It’s a complicated question, but more often than not the answer is NO.
Well-structured internship programs benefit both interns and employers. By participating in these valuable on-the-job learning opportunities, interns augment their work experience, hone important work skills, and develop their career goals. In turn, internships give employers access to a pool of motivated individuals who bring fresh thinking and innovation to their workplaces.
Interns are generally students or recent graduates who work on a full- or part-time basis and perform work for an employer that is relevant to their degree program. Internships in the “for-profit” private sector are most often viewed as an “employee” and subject to minimum wage requirements under the FLSA.
There are some circumstances under which individuals who participate in “for-profit” private sector internships may do so without compensation. Refer to Internships and the FLSA to determine if your intern program may meet the definition of a trainee program.
Unpaid internships in the public sector and for non-profit charitable organizations are generally permissible.
What about unpaid co-ops?
Cooperative education, commonly known as a “co-op”, is a structured method of combining classroom-based education with practical work experience. A cooperative education experience provides academic credit for structured job experience.
Cooperative learning falls under the umbrella of work-integrated learning (alongside internships, service learning and clinical placements) but is distinct as it alternates a school term with a work term in a structured manner, involves a partnership between the academic institution and the employer, and generally is both paid and intended to advance the education of the student.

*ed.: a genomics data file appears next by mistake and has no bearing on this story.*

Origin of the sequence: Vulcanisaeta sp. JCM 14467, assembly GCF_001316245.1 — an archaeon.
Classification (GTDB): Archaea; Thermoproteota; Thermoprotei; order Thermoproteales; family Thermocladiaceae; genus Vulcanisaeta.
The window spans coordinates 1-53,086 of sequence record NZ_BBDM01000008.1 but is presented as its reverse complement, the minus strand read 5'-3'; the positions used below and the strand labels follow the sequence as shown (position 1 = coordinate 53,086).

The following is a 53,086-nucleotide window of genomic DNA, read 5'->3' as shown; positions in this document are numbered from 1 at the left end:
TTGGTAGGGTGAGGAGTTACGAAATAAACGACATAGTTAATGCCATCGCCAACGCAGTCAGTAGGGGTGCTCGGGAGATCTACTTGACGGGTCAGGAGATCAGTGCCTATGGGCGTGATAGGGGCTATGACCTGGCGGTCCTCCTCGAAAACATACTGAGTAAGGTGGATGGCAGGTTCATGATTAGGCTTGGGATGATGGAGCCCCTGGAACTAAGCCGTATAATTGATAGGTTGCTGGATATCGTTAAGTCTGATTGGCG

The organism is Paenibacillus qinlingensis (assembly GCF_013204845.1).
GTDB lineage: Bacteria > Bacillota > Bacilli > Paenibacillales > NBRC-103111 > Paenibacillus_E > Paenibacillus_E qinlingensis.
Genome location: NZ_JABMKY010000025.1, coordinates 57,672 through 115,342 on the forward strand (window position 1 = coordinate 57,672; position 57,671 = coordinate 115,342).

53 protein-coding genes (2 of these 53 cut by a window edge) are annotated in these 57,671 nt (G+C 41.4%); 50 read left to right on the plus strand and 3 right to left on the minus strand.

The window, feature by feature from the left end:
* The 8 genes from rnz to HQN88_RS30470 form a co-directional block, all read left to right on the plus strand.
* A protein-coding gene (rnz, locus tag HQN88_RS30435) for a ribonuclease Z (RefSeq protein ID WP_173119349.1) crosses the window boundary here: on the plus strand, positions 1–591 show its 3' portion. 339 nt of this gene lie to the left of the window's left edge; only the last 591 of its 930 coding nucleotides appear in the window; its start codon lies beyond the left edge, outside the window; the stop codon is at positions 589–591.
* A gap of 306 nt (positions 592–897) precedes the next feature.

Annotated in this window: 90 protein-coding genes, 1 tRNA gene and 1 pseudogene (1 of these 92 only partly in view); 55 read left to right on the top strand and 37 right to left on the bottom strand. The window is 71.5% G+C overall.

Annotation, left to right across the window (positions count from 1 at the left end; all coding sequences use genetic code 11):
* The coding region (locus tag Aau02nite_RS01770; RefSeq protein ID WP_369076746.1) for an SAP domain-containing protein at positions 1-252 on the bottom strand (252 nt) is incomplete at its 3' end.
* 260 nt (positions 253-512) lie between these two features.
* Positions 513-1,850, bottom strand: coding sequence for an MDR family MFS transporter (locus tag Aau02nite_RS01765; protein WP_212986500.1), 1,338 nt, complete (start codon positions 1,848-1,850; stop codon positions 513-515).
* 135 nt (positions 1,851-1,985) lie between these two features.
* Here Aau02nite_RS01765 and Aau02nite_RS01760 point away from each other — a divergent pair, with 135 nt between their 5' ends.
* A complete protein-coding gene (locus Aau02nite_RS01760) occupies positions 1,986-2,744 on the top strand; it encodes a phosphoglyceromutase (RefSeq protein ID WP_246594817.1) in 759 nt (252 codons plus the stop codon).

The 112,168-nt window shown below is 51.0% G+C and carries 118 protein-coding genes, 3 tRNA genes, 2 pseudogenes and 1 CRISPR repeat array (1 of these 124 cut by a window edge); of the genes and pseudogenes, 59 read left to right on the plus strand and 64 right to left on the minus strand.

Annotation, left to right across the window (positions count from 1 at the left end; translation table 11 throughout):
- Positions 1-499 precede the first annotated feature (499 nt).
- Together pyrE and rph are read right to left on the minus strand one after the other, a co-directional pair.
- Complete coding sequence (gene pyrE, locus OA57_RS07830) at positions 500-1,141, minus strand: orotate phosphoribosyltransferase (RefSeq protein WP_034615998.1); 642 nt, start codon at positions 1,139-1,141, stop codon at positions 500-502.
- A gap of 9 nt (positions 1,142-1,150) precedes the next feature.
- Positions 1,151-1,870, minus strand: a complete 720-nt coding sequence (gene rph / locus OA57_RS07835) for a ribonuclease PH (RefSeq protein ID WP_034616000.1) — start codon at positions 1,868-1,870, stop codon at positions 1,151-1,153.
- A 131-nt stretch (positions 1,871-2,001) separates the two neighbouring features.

Unpaid co-op arrangements may be possible if the program meets the above FLSA definition of a “trainee program.” The work must be viewed as an extension of the individual’s educational experience versus performing productive work that benefits the employer.
Similar to internships, unpaid co-ops in the public sector and for non-profit charitable organizations are generally permissible.
Can someone ‘volunteer’ their time to work for my company?
It is unlikely that a for-profit business would meet the criteria for a volunteer. According to the DOL, an unpaid volunteer is: an “individual who performs hours of service….for civic, charitable, or humanitarian reasons, without promise, expectation or receipt of compensation for services rendered.”
To determine whether an individual is a true volunteer engaged in “ordinary volunteerism,” the DOL considers a number of factors. No single factor is determinative. The factors include:
- Is the entity that will benefit/receive services from the volunteer a nonprofit organization?
- Is the activity less than a full-time occupation?
- Are the services offered freely and without pressure or coercion?
- Are the services of the kind typically associated with volunteer work?
- Have regular employees been displaced to accommodate the volunteer?
- Does the worker receive (or expect) any benefit from the entity to which it is providing services?
A volunteer position is likely to be regarded as “ordinary volunteerism” and safely exempt from the minimum wage requirements of the Fair Labor Standards Act (FLSA) if you can answer “yes” to the first four questions and “no” to the final two questions.
It is unlikely that a for-profit business would meet the above criteria, and therefore should carefully consider the legal ramifications of using an unpaid “volunteer” that may in fact meet the definition of an employee. Misclassification of an employee can give rise to a variety of liabilities.
FINAL THOUGHTS: When in doubt, always pay minimum wage!